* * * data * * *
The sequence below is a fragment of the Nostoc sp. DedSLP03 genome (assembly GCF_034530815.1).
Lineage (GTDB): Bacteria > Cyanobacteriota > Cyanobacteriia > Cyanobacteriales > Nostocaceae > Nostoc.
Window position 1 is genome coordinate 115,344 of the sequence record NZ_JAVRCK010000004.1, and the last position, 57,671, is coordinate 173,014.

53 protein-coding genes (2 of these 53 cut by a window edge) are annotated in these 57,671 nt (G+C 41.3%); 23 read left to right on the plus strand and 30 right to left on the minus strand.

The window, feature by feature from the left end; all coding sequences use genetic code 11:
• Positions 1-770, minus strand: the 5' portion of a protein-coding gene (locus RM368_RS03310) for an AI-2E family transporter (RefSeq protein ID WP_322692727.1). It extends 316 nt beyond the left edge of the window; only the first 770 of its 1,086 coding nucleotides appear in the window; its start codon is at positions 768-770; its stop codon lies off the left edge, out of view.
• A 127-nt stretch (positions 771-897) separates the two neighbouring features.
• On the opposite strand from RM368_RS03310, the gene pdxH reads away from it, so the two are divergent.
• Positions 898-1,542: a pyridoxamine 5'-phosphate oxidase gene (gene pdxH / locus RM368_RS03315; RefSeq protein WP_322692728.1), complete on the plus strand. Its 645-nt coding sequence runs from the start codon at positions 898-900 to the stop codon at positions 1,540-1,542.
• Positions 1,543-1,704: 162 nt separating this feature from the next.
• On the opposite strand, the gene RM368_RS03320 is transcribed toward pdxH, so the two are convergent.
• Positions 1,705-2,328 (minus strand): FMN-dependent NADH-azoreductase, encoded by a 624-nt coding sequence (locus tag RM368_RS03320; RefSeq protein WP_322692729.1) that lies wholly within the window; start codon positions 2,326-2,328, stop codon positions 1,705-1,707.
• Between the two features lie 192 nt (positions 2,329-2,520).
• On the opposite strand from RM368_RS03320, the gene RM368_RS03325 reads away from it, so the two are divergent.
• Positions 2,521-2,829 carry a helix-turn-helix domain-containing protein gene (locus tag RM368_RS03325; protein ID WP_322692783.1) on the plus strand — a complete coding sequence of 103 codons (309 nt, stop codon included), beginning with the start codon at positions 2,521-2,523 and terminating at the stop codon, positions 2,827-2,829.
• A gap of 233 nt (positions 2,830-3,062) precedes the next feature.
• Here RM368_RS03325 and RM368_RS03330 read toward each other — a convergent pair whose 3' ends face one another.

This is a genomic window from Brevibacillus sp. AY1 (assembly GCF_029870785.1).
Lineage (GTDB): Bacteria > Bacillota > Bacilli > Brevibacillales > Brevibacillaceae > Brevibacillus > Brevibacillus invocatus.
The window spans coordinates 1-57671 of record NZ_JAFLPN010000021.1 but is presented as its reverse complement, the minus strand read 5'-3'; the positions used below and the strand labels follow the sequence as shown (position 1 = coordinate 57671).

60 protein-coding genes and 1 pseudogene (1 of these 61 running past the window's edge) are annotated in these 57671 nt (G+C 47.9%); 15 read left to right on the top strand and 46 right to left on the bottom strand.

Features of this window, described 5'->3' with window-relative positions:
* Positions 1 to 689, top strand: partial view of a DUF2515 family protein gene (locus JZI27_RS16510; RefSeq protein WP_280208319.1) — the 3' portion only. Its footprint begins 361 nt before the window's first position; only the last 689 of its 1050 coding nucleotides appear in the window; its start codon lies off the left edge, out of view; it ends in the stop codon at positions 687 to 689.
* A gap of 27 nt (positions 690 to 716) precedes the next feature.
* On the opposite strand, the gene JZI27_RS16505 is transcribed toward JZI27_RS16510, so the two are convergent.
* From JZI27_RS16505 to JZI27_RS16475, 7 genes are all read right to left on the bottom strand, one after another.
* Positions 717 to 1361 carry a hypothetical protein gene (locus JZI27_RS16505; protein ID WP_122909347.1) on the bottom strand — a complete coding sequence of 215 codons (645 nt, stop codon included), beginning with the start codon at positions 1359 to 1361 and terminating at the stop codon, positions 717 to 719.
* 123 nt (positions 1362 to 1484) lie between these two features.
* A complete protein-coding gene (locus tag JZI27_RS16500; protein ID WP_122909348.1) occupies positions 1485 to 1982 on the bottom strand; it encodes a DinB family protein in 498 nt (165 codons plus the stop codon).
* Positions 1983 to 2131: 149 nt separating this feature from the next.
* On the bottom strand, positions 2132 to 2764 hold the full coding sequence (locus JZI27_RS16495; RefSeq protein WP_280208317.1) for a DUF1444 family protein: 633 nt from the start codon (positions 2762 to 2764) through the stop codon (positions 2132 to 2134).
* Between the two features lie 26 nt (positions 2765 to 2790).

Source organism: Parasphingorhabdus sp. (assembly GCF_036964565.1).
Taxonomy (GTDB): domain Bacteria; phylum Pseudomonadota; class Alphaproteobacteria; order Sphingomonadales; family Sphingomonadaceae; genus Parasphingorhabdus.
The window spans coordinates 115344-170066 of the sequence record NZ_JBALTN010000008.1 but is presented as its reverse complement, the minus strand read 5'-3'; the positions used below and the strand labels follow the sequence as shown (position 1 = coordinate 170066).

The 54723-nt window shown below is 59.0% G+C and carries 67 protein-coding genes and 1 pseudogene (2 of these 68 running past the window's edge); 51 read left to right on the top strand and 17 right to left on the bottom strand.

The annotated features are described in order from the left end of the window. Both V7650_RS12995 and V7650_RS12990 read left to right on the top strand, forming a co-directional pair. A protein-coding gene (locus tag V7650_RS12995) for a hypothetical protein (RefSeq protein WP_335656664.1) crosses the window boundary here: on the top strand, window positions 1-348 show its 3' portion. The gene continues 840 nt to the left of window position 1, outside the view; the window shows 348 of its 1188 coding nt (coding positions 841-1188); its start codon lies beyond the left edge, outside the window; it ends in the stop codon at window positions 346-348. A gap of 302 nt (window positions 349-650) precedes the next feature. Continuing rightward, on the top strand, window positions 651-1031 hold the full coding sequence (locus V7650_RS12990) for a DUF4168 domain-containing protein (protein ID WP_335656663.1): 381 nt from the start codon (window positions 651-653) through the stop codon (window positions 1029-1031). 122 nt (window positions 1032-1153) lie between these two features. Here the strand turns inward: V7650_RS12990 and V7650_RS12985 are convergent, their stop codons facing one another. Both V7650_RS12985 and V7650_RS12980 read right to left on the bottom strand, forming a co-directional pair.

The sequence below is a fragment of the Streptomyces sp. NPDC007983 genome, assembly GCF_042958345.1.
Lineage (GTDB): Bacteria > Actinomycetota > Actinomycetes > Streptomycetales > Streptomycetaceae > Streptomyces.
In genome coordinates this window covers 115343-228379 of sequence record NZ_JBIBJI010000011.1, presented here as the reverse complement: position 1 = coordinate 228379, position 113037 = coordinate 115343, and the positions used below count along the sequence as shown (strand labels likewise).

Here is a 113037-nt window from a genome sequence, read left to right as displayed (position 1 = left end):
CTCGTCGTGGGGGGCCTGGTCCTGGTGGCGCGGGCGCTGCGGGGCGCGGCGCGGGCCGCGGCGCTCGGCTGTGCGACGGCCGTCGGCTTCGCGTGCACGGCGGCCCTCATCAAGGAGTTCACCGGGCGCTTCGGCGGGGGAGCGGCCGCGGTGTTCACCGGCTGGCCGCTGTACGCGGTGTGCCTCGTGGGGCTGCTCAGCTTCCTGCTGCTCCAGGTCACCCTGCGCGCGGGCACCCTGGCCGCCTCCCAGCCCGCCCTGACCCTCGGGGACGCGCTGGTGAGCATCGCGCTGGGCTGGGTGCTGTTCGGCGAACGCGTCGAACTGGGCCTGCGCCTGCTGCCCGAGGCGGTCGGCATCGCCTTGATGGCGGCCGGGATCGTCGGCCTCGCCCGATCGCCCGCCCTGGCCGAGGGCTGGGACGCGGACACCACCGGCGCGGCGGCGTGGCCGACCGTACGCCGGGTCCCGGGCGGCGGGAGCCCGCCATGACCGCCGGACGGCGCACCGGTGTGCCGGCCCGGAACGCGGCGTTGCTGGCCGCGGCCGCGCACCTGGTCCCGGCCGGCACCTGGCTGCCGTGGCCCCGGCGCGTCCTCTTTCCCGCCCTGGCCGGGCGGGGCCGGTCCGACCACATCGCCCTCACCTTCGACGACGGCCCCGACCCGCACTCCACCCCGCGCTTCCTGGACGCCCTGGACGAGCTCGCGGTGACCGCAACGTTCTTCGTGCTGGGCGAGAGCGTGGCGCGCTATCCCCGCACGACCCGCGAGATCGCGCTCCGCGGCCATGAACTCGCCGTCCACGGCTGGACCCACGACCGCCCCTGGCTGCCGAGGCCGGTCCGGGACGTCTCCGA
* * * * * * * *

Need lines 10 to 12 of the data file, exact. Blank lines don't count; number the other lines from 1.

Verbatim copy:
• Positions 1,543-1,704: 162 nt separating this feature from the next.
• On the opposite strand, the gene RM368_RS03320 is transcribed toward pdxH, so the two are convergent.
• Positions 1,705-2,328 (minus strand): FMN-dependent NADH-azoreductase, encoded by a 624-nt coding sequence (locus tag RM368_RS03320; RefSeq protein WP_322692729.1) that lies wholly within the window; start codon positions 2,326-2,328, stop codon positions 1,705-1,707.